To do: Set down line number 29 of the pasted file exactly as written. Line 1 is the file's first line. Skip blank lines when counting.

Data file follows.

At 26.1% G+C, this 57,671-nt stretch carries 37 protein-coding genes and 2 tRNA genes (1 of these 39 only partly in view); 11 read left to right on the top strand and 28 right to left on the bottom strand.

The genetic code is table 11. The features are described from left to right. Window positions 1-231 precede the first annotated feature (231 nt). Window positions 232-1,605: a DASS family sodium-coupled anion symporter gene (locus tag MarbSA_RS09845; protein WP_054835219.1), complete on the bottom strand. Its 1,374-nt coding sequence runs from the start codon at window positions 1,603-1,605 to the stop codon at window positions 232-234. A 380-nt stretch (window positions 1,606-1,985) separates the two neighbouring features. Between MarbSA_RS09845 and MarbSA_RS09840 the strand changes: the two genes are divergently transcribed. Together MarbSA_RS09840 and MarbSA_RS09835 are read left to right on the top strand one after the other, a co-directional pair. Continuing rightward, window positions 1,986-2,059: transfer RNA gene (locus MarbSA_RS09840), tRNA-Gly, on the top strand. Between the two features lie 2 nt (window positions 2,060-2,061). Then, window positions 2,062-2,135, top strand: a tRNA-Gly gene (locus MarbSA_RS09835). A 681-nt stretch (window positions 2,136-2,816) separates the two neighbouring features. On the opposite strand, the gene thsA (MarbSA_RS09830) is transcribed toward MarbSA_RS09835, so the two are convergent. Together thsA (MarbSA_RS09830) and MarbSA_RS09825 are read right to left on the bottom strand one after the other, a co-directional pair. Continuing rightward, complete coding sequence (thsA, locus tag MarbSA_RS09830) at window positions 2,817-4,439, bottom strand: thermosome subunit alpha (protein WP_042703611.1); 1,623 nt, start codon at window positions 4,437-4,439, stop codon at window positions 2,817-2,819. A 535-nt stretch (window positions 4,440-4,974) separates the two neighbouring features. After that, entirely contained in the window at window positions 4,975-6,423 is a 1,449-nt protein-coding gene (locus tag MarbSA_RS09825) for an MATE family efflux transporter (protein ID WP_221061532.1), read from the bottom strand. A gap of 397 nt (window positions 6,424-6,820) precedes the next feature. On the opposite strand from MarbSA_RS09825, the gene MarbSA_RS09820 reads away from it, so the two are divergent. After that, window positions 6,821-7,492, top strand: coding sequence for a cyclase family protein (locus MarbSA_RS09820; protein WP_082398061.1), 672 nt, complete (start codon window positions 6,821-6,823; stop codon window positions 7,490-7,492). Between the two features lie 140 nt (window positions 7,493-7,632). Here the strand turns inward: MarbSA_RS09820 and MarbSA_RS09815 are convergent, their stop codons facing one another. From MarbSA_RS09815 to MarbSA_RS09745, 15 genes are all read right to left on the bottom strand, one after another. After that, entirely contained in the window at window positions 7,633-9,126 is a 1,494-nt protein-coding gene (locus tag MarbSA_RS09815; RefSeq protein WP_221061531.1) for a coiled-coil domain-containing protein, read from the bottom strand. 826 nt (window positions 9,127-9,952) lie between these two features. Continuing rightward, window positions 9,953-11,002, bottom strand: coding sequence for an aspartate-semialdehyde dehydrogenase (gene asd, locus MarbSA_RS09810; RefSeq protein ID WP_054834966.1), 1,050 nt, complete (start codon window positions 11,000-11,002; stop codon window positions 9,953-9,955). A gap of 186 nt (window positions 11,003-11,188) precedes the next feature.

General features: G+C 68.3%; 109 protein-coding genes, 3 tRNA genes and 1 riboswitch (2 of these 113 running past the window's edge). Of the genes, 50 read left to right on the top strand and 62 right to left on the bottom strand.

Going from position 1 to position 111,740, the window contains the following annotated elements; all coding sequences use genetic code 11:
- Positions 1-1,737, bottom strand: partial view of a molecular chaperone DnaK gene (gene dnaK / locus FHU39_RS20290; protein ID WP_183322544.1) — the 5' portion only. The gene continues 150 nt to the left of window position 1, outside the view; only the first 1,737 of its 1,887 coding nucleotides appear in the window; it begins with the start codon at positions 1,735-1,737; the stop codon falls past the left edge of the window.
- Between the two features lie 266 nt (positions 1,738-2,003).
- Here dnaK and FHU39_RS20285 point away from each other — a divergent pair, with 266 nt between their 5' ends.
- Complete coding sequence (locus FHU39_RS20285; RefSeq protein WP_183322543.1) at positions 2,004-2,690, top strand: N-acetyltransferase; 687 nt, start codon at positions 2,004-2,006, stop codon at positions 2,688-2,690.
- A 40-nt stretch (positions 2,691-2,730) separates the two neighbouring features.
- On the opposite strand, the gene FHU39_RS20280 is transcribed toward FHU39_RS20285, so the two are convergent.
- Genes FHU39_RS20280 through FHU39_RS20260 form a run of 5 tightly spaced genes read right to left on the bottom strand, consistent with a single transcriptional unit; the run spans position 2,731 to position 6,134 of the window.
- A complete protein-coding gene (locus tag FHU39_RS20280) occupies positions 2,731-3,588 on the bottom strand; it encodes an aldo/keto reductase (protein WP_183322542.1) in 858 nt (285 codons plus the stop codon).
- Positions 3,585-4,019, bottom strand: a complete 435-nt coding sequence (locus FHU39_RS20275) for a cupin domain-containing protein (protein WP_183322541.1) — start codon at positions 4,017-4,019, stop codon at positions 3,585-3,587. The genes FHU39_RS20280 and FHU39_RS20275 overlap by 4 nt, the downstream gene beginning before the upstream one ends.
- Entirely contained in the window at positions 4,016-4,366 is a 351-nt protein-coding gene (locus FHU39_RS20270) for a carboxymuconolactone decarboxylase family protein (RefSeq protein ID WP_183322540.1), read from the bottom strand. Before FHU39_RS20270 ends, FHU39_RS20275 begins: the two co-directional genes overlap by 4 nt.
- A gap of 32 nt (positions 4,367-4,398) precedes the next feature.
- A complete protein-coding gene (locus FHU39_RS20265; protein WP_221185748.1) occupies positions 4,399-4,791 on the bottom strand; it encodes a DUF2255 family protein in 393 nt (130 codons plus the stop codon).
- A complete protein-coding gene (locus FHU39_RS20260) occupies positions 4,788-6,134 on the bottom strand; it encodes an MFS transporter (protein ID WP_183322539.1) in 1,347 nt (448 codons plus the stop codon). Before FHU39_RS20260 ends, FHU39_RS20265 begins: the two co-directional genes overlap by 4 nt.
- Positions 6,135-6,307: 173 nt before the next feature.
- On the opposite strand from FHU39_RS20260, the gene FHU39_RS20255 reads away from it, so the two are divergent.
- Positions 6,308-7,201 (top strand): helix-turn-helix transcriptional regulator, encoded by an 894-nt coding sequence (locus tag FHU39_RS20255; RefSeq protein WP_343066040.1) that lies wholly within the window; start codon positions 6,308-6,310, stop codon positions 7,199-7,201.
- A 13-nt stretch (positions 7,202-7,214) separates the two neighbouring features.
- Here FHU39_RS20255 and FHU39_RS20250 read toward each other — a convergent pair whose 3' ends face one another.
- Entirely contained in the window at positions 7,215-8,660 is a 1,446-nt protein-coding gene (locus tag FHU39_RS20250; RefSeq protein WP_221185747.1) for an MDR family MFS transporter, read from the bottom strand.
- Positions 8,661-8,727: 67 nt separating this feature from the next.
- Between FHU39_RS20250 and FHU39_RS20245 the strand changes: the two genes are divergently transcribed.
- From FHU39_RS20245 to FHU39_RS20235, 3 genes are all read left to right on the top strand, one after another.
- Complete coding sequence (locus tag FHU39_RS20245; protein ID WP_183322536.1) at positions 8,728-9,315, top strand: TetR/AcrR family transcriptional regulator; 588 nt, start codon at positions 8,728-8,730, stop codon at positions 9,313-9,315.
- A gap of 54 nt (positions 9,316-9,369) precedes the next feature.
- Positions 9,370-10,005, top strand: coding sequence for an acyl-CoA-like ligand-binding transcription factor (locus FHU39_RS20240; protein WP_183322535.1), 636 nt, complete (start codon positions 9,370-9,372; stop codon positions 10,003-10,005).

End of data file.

- Positions 9,370-10,005, top strand: coding sequence for an acyl-CoA-like ligand-binding transcription factor (locus FHU39_RS20240; protein WP_183322535.1), 636 nt, complete (start codon positions 9,370-9,372; stop codon positions 10,003-10,005).